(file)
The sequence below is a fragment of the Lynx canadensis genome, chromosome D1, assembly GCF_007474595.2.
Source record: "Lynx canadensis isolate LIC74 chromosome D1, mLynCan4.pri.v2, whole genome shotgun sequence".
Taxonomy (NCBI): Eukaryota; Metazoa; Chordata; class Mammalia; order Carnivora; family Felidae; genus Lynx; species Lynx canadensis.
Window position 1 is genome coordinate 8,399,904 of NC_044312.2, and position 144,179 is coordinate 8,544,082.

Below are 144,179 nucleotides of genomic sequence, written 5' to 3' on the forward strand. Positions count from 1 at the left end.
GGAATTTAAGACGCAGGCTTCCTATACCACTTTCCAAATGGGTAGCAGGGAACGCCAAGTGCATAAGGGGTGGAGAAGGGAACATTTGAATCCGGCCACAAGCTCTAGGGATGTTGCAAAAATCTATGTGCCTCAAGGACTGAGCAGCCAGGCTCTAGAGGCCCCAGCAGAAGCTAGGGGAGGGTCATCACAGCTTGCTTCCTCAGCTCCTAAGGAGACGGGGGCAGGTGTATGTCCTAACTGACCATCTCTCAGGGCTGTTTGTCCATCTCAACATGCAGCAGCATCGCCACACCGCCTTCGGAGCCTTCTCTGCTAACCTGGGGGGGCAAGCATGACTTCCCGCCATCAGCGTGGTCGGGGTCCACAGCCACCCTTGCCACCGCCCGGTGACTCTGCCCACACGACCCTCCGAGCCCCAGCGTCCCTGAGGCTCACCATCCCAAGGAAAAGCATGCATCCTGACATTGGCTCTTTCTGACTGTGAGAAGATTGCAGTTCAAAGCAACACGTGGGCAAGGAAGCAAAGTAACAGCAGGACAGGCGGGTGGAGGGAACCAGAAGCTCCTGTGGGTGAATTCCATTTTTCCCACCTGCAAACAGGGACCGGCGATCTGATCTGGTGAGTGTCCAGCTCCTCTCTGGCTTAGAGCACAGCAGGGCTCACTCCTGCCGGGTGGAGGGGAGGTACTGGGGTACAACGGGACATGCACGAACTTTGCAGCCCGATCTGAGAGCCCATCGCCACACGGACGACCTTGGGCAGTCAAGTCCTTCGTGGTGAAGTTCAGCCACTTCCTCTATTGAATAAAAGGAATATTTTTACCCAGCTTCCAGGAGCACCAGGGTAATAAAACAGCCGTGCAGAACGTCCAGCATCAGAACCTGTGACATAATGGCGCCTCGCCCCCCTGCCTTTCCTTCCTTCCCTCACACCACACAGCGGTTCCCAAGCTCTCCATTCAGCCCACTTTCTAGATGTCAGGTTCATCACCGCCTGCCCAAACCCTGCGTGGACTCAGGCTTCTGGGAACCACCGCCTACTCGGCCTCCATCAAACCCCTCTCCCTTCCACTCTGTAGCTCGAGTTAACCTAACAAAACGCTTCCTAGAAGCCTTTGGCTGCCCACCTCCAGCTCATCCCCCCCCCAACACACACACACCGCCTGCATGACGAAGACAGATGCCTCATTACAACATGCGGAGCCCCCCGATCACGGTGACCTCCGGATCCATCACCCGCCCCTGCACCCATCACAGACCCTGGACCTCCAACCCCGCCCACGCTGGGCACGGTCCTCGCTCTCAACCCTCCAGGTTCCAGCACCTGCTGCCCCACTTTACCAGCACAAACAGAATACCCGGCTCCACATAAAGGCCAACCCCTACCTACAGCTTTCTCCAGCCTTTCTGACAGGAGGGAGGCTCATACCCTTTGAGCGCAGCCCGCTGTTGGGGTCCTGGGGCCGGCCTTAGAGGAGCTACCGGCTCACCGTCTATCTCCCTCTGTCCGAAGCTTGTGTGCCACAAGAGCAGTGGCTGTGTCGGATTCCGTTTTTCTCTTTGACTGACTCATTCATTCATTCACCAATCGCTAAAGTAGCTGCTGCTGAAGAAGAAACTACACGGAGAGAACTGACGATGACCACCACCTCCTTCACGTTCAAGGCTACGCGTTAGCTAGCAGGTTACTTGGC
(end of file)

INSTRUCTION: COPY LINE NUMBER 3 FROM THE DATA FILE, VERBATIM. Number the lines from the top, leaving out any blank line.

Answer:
Taxonomy (NCBI): Eukaryota; Metazoa; Chordata; class Mammalia; order Carnivora; family Felidae; genus Lynx; species Lynx canadensis.